• U.S. Sen. Lindsey Graham has challenged a subpoena to testify before a special grand jury investigating whether then-President Donald Trump and others broke any laws when they tried to overturn Joe Biden's win in Georgia. Graham's lawyers wrote in a court filing Friday the South Carolina Republican received a subpoena ordering him to appear before the special grand jury Aug. 23. Graham is challenging the subpoena in federal court rather than before the Fulton County Superior Court judge overseeing the special grand jury. Fulton County District Attorney Fani Willis says Graham called Georgia's secretary of state and members of his staff after Trump's loss and asked about reexamining absentee ballots.
  • The Democratic Party is delaying a decision on potentially reordering its primary calendar for the 2024 presidential election until after November's midterm elections. The Democratic National Committee's rules committee had planned to decide during meetings in Washington set to begin next week. The question is whether to recommend that presidential voting should continue to begin with Iowa and New Hampshire. Some party leaders and activists say more diverse states should move up, including the current No. 3 and No. 4 states, Nevada and South Carolina.
  • Until recently, the story of the Charleston Work House received little recognition in the city's collective memory. That changed a little when Mayor John Tecklenburg unveiled a plaque detailing its past. The Charleston Work House, was located next to The Old Charleston Jail on Magazine street. It was a place where slave owners could pay the city to punish enslaved people. The plaque erected July 13 includes research reviewed by the Charleston Commission on History.
  • Across the U.S., state lottery systems use that revenue to boost education, tourism, transportation and much more. Now that the giant Mega Millions lottery jackpot has ballooned to more than $1 billion, state officials are hoping increased national interest in securing the top prize will result in more funding for their own causes. However, critics of these lottery-funded programs note that lower-income players foot the bill for benefits they won't proportionately reap.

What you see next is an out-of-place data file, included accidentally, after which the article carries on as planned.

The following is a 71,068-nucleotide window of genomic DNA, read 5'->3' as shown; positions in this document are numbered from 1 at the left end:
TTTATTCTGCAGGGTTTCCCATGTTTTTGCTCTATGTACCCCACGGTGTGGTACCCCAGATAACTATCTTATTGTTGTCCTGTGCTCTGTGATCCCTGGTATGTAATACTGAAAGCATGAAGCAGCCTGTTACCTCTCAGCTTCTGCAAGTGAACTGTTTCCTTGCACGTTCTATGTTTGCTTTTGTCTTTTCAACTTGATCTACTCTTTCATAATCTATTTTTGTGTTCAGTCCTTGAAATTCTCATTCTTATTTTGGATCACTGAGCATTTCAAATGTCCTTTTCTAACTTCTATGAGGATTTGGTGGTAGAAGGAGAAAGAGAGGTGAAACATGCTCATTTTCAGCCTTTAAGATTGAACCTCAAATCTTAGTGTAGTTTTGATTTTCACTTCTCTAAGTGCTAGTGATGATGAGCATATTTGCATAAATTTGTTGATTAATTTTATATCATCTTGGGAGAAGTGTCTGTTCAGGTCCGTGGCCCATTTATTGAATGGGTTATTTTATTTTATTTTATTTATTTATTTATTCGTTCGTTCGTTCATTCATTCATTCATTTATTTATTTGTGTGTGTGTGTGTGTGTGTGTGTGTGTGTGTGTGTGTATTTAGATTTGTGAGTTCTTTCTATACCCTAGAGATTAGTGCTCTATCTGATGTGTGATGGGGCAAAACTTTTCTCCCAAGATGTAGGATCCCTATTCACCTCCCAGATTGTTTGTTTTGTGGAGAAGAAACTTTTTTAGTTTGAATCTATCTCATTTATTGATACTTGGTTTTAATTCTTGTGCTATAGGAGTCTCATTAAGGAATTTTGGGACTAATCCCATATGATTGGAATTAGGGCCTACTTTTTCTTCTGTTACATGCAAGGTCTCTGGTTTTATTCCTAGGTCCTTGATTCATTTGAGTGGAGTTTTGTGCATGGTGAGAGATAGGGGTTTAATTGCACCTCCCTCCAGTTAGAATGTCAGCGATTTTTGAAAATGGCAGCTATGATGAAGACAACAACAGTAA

• When General Motors went through the biggest industrial bankruptcy proceedings in history, 20,000 retirees from GM's Delphi Corp. subsidiary saw their retirement savings slashed. They fought unsuccessfully in court for 13 years to get that money back. Now, they're focused on congressional legislation to restore what they lost. Lawmakers from the left and right support the bill, which passed the House on Wednesday. But there's also some resistance to spending tax dollars to bail out pension funds. Supporters are hopeful for swift Senate action. And President Joe Biden's White House has expressed support for the measure.
  • A judge has ruled that the prosecutor who's investigating whether former President Donald Trump and his allies illegally tried to interfere in the 2020 election in Georgia cannot question a lawmaker who signed a certificate falsely stating that Trump won the state. Superior Court Judge Robert McBurney agreed with Republican state Sen. Burt Jones that Fulton County District Attorney Fani Willis had a conflict of interest because she hosted a fundraiser last month for Jones' Democratic opponent for lieutenant governor.